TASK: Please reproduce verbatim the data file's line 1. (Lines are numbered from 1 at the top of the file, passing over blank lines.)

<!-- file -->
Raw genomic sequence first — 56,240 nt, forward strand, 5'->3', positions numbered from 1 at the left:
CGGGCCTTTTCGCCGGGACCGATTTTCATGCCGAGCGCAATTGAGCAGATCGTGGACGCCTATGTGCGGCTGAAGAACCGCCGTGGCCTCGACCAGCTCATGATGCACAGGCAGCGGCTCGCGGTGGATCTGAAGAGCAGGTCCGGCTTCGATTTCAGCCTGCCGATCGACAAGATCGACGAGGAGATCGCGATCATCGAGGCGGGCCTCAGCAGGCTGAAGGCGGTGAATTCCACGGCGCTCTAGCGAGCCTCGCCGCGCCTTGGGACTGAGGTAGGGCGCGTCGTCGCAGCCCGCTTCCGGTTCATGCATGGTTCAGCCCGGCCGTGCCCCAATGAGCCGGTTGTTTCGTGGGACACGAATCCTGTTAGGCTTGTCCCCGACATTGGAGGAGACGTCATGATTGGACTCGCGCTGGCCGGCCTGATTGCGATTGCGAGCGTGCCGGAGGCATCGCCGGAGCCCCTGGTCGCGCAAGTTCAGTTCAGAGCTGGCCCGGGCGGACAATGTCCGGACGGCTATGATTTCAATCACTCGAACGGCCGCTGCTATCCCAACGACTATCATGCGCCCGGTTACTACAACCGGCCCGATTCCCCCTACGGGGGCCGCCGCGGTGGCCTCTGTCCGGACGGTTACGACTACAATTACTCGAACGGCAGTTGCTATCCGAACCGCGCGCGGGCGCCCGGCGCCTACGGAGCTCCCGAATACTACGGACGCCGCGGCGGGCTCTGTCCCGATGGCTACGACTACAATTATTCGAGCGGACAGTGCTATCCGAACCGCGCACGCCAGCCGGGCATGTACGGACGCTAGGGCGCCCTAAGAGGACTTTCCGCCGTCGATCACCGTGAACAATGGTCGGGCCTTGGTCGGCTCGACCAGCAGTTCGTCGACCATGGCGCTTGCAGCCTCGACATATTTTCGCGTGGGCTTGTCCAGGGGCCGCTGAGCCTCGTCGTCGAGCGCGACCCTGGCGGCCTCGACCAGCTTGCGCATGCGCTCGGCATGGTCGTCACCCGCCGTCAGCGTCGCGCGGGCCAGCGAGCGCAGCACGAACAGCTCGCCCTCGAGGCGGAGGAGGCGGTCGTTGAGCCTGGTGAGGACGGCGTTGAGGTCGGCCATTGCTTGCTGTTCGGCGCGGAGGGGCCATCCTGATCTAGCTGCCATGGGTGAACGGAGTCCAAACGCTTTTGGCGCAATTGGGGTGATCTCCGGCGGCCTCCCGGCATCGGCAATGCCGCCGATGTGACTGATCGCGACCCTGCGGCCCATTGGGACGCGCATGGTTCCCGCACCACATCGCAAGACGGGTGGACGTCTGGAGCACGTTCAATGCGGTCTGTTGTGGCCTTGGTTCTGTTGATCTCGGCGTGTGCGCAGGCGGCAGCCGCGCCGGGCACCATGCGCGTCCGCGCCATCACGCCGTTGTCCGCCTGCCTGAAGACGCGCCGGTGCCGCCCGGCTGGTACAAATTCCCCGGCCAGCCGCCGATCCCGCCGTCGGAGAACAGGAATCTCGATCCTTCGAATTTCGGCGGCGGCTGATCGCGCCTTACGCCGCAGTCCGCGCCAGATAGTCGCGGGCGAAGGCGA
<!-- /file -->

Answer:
Raw genomic sequence first — 56,240 nt, forward strand, 5'->3', positions numbered from 1 at the left: